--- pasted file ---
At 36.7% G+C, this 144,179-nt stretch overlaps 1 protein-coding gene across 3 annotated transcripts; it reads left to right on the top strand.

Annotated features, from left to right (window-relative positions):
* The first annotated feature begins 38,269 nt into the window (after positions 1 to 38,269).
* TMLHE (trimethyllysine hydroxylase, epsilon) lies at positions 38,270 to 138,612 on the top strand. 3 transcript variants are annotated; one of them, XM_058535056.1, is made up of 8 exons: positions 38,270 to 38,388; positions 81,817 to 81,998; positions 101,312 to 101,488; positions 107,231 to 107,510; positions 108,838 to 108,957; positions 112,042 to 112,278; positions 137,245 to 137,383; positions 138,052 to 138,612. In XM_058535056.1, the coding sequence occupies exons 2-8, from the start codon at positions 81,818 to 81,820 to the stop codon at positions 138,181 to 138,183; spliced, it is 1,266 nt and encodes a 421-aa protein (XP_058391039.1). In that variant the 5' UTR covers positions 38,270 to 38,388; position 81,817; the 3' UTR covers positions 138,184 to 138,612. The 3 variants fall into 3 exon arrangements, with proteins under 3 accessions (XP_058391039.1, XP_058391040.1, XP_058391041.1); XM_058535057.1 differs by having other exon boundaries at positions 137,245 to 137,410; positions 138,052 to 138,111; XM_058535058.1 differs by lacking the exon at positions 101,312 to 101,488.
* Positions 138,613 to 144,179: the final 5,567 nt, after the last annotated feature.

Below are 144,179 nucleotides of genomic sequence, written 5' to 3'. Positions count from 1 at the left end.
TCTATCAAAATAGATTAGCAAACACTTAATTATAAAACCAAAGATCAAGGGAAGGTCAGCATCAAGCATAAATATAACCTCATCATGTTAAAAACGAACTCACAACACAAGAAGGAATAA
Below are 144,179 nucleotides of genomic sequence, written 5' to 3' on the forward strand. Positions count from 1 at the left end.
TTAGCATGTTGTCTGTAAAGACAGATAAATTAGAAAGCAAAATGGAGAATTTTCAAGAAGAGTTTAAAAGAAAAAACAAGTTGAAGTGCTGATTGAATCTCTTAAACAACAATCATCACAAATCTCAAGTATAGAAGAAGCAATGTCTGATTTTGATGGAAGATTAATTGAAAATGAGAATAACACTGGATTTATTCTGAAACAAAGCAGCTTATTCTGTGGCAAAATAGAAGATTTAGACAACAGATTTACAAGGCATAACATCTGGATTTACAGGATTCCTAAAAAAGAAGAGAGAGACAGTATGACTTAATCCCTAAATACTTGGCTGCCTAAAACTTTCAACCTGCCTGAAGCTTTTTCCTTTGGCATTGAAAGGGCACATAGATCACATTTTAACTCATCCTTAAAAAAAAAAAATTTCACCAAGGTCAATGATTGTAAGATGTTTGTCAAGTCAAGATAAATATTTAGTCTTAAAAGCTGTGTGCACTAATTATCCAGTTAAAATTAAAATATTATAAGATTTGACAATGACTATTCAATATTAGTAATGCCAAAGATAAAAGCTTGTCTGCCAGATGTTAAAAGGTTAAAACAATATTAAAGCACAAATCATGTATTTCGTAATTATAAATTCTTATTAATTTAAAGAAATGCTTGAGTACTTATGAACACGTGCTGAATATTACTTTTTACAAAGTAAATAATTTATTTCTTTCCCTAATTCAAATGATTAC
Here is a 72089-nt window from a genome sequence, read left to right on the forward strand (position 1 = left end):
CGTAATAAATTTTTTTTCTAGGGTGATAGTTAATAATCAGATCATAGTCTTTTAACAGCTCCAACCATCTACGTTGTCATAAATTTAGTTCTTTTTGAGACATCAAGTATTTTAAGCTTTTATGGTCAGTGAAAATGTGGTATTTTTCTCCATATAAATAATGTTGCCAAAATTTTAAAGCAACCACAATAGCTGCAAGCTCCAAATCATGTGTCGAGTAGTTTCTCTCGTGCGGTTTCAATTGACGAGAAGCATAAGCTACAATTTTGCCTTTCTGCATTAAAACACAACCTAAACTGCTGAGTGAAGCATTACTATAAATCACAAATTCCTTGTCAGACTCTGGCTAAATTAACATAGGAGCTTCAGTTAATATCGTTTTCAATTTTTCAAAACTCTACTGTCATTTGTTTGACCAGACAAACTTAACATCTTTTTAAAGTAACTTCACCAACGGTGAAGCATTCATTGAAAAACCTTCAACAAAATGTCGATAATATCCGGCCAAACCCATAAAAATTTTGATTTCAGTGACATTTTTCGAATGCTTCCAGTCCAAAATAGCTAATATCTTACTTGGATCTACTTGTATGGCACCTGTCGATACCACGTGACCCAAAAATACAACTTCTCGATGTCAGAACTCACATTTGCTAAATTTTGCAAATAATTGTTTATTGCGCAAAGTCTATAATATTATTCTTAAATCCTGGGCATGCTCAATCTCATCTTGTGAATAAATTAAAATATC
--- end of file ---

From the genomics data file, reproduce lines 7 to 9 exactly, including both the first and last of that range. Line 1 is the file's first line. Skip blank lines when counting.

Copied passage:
TCTATCAAAATAGATTAGCAAACACTTAATTATAAAACCAAAGATCAAGGGAAGGTCAGCATCAAGCATAAATATAACCTCATCATGTTAAAAACGAACTCACAACACAAGAAGGAATAA
Below are 144,179 nucleotides of genomic sequence, written 5' to 3' on the forward strand. Positions count from 1 at the left end.
TTAGCATGTTGTCTGTAAAGACAGATAAATTAGAAAGCAAAATGGAGAATTTTCAAGAAGAGTTTAAAAGAAAAAACAAGTTGAAGTGCTGATTGAATCTCTTAAACAACAATCATCACAAATCTCAAGTATAGAAGAAGCAATGTCTGATTTTGATGGAAGATTAATTGAAAATGAGAATAACACTGGATTTATTCTGAAACAAAGCAGCTTATTCTGTGGCAAAATAGAAGATTTAGACAACAGATTTACAAGGCATAACATCTGGATTTACAGGATTCCTAAAAAAGAAGAGAGAGACAGTATGACTTAATCCCTAAATACTTGGCTGCCTAAAACTTTCAACCTGCCTGAAGCTTTTTCCTTTGGCATTGAAAGGGCACATAGATCACATTTTAACTCATCCTTAAAAAAAAAAAATTTCACCAAGGTCAATGATTGTAAGATGTTTGTCAAGTCAAGATAAATATTTAGTCTTAAAAGCTGTGTGCACTAATTATCCAGTTAAAATTAAAATATTATAAGATTTGACAATGACTATTCAATATTAGTAATGCCAAAGATAAAAGCTTGTCTGCCAGATGTTAAAAGGTTAAAACAATATTAAAGCACAAATCATGTATTTCGTAATTATAAATTCTTATTAATTTAAAGAAATGCTTGAGTACTTATGAACACGTGCTGAATATTACTTTTTACAAAGTAAATAATTTATTTCTTTCCCTAATTCAAATGATTAC